Take A Ride Along The Manhattan Waterfront

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There are lots of places to ride in our bicycle-friendly city, but the Manhattan waterfront provides views that are out of this world. There are several bike paths to take along the Hudson, along the west side of the island, or on the opposite side, along the East River.

The Hudson River Greenway is the longest, running along the west side from Dyckman Street all the way down to Battery Park in the south. The trail will take you through Hudson River Park and Riverside park. Be aware that riders have to use city streets in a tiny stretch in Harlem, but there are ample signs to point you in the right direction.

The East River Greenway runs on the opposite side of the island, from East Harlem down to the Battery. Again, there’s a gap of a few miles from 34th to 83rd streets in Midtown, but cyclists can use bike lanes in the street until they are able to get back on the trail.

One more route is the Harlem River Greenway, which, while short, is not interrupted. Ride northward from 155th Street at the north end of Central Harlem to Dyckman Street in Northern Manhattan. A bike lane in Dyckman Street connects across Inwood to Inwood Hill Park and the Hudson River Greenway.

If you can’t ride a  bike, don’t be embarrassed! Head to Pier 54, by West 13th street, which is designated as a safe space for kids (and adults) to learn how to ride bikes. You can even take a class through Bike New York.

Take A Safari In New York City

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No tents or camouflage duds required. There are hundreds of walking tours of our fair city..literary, historical, scary, television show locations and food-centric. But here’s one that sounds really cool and different: the New York City Photo Safari.

This tour is clearly meant for lovers of photography. The guides are working professional shutterbugs who have a passion not only for photography, but for teaching as well. They discuss basics like composition and lighting and then give the participants on-the-spot assignments. Students’ work is critiqued and they’re then given suggestion on how to improve.

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Make no mistake, this is not a regular walking tour. According to the website:

“Our goal is to help you take home great pictures of New York AND skills that last a lifetime! Although our photo tours take place in historically significant locations and are a great way to experience Manhattan, they are photography workshops rather than a substitute for a guided walking tour.”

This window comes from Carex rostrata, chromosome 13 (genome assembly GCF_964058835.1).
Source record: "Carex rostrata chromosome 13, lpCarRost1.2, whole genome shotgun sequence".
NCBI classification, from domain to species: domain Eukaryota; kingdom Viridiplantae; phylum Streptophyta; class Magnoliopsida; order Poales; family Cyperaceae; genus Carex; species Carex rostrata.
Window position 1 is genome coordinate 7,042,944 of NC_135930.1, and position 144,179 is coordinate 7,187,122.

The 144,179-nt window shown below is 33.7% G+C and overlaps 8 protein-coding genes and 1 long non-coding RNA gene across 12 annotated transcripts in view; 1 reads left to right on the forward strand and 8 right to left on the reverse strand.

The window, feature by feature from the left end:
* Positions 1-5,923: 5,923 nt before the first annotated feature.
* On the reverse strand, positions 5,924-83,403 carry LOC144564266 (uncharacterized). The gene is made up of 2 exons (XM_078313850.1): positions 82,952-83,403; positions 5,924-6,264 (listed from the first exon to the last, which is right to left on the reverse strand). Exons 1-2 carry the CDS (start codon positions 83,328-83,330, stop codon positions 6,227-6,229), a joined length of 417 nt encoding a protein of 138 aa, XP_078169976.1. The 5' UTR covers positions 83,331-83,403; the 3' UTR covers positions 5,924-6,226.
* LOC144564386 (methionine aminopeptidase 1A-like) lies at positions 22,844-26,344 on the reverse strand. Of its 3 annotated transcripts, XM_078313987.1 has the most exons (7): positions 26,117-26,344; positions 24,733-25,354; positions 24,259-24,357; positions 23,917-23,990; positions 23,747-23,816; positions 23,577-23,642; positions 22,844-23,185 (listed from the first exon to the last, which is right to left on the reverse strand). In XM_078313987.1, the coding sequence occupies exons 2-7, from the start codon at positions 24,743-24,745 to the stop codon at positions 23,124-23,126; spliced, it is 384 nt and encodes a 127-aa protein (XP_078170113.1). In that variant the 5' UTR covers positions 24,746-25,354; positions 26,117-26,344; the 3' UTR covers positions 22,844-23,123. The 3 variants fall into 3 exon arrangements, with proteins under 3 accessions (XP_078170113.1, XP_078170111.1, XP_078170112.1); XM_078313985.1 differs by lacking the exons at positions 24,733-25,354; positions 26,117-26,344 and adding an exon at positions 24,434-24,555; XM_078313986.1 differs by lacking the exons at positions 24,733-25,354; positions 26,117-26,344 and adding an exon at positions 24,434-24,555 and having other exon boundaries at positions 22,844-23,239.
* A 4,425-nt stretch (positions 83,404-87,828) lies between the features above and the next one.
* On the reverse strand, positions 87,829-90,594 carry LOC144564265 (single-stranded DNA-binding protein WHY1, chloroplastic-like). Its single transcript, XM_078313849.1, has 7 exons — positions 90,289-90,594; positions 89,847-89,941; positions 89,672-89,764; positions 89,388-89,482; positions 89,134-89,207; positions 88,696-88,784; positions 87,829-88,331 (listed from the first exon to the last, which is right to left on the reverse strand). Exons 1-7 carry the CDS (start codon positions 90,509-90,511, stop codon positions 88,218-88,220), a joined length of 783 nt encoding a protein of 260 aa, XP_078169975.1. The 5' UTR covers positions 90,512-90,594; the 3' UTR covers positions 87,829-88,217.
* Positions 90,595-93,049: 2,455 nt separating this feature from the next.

Honestly, it sounds like anyone from an eager photography student to someone armed with no more than an iPhone and zero talent (ahem, me) could benefit from this tour if they wanted to. The only true must on the “must brings” list is that your camera be digital. But even if you don’t have a camera, you can rent one from the tour outfit.

The basics: Safaris are rain or shine, but if the weather is truly inclement, they’ll contact you. (Clouds and drizzle: okay. Downpours and hail: not so much.) Cost is $100 for two hours of instruction.

Outings include New York City After Dark, in which night photography in Times Square is explored; Museum Inside Out, which is described as exploring the Metropolitan Museum of Art with your camera through use of light; and The New Urban Jungle, which tackles the High Line.

Clearly this class is not for everyone, but even ham-handed would-be photographers (again, ahem, me) would get something out of it. And it sounds like fun.

 

 

See New York City Your Way

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Have you heard about Vayable? If you haven’t listen up.

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While there’s nothing wrong with the big red bus tours, visitors to New York are usually a curious sort and want to really dig in to our crazy, melting-pot culture. Vayable is a vacation tour planner that promises “unique trips and adventures curated just for viagra canada you”.

Culinary-based tours. Historical walks. Sails along the Hudson. If you want to take a focused excursion given by a local, just head to the website, type in New York search, and tons of offers come up.

You can sign up for everything from a Midnight Food Crawl for $59 to a Sketch Tour where an artist takes you to favorite secret sketching spots for $50. Or what about the Thrift With Your New Gay BFF tour, in which a style maven takes you on a cheap shopping spree to zip of your look for $33. (I seriously need that one.)

The site even has a tour concierge, who can customize an outing for you according to your taste, budget and your time frame.

Check it out!

 

NYC Via Jet Ski

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There viagra without prescription are plenty of ways to tour New York City. Circle Line, sightseeing bus, walking or cycling. (I’m guessing Segway, too? Gotta look into that.) But check this out–I just discovered that there’s a jet skiing tour!

Jetty Jumpers conducts several one to three hour tours around lower Manhattan and Brooklyn. Jet skiers can hit Coney Island, Brighton Beach and Governors Island. They can motor right up to the Statue of Liberty or ride underneath the Verrazano Bridge. Or see the South Street Seaport or the Brooklyn Bridge from the water.

All gear, including wet suits, are included in the cost. And of course they teach a brief safety course. Prices vary with each tour, and drivers must be at least 17 years old; passengers need to be 15. Click here to learn more and to contact Jetty Jumpers directly.

It really looks like a lot of fun. Take a look at a video here.